THE WOODS (2006)
Throughout cinema's history and in storytelling reaching back into Shakespeare’s MacBeth and beyond, the woods and forests have always been a source of the unknown, of horrors untold, of mysteries waiting to unfold, of spooks and specters, witches and warlocks. In modern days, forests have housed unstoppable killers and unseen evil forces. McKee taps into this subconscious fear of the woods quite aptly here, sending his characters into the underbrush both in day and night, and allowing his camera to idle through the shadows and silhouettes of the treetops. The effect is both hauntingly calming and frightening. McKee even goes so far as to bring in Bruce Campbell in a supporting role, an actor who will always be synonymous with haunted forests, to ratchet up the viewer’s embedded terror of what lurks beyond the tree line.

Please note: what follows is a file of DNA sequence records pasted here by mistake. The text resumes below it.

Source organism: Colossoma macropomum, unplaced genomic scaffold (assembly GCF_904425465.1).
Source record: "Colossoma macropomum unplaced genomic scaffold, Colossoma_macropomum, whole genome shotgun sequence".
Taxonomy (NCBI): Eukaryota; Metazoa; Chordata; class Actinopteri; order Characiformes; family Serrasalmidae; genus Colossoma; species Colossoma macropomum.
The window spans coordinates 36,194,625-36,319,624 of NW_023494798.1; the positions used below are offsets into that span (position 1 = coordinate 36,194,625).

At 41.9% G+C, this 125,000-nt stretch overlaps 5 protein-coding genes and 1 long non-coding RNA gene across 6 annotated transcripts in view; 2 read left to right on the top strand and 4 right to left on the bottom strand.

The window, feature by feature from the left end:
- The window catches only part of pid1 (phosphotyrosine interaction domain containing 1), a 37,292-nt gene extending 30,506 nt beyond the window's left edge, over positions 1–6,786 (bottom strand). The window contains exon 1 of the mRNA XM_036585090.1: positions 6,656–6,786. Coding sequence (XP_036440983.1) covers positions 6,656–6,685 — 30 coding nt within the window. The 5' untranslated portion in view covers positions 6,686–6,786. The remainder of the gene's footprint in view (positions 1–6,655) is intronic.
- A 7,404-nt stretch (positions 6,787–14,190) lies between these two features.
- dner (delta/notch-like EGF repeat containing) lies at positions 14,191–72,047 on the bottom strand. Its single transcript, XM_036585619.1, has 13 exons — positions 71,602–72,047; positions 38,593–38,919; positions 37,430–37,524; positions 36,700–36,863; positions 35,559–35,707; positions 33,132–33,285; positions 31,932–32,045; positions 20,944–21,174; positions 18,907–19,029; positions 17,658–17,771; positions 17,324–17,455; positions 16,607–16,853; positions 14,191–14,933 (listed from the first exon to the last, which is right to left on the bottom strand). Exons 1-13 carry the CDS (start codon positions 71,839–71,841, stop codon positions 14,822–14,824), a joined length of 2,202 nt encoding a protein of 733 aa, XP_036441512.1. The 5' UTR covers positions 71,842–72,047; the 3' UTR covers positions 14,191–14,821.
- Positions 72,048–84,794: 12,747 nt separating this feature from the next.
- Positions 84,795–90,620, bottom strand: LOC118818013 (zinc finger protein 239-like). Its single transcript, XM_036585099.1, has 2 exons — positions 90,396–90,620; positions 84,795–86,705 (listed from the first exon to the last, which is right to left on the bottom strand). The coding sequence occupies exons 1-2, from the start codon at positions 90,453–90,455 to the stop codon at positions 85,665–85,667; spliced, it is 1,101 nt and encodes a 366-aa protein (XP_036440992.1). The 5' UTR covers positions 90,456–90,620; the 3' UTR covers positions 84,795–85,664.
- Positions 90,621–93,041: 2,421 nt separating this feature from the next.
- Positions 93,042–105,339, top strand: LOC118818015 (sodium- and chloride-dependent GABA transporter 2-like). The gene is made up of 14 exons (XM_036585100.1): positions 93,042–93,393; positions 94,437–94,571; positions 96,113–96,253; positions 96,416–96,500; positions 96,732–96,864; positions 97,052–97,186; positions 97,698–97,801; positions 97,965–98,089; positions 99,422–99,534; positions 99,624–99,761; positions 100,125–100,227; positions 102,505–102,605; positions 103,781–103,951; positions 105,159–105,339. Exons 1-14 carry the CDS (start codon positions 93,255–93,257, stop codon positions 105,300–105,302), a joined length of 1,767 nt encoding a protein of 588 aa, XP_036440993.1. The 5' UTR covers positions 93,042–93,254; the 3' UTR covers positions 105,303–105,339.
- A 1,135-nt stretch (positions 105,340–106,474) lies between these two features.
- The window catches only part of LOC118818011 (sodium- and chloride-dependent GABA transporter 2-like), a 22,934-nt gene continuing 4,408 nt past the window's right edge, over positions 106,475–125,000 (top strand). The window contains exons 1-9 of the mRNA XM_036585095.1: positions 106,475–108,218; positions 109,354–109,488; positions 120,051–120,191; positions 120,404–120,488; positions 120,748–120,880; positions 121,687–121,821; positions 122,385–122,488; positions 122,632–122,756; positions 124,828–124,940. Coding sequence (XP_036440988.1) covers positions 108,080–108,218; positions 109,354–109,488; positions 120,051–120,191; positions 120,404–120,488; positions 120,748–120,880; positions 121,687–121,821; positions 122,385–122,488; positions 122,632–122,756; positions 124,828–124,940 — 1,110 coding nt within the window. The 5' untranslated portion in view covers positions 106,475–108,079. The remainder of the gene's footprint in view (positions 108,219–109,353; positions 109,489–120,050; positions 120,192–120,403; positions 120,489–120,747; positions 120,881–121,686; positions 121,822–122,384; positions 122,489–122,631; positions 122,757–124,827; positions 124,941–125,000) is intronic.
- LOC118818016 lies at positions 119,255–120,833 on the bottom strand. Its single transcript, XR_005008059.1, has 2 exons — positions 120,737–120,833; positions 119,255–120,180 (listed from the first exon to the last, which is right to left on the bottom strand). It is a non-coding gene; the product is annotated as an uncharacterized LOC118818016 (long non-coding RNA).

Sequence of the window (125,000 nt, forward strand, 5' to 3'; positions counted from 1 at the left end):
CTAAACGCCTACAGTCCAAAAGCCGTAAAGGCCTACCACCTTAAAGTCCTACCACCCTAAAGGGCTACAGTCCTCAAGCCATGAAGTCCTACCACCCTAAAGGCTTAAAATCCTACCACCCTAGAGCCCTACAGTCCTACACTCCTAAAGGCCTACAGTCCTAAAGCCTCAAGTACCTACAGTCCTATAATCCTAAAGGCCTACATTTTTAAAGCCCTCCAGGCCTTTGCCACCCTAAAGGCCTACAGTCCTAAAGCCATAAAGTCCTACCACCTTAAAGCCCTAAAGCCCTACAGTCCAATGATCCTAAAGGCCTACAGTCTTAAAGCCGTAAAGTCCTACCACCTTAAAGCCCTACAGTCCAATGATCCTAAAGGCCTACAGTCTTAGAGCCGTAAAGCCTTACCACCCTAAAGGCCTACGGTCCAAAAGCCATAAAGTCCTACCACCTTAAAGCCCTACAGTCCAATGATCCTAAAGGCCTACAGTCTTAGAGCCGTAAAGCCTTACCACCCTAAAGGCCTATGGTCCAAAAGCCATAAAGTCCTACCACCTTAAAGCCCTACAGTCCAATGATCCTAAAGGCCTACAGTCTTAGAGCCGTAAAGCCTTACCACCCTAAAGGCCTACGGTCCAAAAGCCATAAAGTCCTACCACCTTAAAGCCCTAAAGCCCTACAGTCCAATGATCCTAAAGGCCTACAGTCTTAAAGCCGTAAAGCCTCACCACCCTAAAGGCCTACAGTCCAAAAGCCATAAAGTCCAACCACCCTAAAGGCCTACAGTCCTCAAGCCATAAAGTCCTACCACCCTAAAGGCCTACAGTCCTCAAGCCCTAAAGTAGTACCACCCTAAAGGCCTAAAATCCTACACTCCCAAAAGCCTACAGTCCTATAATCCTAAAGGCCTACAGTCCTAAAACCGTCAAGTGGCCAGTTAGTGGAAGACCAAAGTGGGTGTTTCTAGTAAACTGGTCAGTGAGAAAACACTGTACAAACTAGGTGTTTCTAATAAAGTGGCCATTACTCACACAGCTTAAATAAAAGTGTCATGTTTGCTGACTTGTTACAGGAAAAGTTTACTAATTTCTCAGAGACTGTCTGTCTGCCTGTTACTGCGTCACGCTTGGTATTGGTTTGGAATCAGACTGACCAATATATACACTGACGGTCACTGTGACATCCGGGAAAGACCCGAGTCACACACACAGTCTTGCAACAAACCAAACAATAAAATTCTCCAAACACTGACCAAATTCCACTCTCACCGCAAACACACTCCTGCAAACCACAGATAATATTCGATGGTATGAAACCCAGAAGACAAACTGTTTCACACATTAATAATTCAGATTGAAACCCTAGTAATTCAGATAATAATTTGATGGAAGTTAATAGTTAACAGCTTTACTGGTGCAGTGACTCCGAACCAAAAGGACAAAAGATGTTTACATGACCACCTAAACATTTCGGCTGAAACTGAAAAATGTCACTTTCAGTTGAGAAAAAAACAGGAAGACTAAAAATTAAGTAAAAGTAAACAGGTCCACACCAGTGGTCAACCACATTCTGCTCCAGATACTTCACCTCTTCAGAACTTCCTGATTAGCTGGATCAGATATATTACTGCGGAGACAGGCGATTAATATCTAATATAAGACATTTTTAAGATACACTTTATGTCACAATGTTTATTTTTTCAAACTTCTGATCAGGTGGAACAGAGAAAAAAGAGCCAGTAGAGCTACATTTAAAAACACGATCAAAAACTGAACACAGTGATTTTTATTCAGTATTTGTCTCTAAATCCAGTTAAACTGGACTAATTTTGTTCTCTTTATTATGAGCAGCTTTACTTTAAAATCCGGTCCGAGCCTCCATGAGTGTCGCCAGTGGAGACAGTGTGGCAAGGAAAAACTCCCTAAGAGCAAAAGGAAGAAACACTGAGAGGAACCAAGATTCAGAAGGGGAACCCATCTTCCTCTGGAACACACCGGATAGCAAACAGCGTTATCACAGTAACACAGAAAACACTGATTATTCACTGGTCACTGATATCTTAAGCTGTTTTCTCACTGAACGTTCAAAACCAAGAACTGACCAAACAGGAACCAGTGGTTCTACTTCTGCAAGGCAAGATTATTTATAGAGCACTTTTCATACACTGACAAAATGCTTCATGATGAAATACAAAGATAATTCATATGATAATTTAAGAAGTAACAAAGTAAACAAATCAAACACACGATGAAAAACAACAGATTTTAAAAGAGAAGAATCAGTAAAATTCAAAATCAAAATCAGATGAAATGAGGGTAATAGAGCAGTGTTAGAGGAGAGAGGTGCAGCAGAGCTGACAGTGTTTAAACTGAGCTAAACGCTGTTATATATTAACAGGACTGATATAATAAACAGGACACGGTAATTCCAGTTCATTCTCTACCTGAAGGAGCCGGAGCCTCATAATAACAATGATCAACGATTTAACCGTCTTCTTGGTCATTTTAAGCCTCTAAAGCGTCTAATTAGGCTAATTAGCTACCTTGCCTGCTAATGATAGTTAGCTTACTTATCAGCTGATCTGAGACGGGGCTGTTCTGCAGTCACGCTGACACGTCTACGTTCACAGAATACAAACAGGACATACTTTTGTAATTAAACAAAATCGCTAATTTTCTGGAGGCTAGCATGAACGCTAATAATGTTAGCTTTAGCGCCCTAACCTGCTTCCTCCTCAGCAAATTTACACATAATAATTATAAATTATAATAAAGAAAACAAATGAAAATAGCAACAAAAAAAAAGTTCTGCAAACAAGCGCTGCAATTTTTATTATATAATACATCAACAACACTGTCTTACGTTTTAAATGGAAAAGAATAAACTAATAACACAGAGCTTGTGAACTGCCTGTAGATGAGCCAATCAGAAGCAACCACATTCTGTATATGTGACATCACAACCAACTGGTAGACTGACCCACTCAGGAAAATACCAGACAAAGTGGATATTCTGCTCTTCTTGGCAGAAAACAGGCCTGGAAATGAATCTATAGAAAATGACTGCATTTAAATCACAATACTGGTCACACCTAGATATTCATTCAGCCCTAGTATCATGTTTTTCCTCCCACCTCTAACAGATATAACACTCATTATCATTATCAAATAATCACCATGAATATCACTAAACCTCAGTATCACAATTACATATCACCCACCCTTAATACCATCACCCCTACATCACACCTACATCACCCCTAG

Ross also takes his time to give depth to his supporting cast. He keeps the horror and suspense subdued through most of the first hour, limiting it to a few nightmares of Heather’s, and a fantastically paced goosebump covered ghost story that one of the students tells as a way to explain what lies in wait in the woods and its connection to the history of the school. But when he unleashes the woods in the final act, they are more terrifying and lifelike than ever before seen. Though most of the gripping, thrashing, and constricting plant life is CGI, it is wonderfully brought to the screen and meshes with the physical set and actors, serving to enhance rather than distract. And when Heather finally gets a hold of an axe, it brings forth a quick and satisfying bloodletting that plays not only for shock, but as a logical conclusion to the story that is multiple layers thick.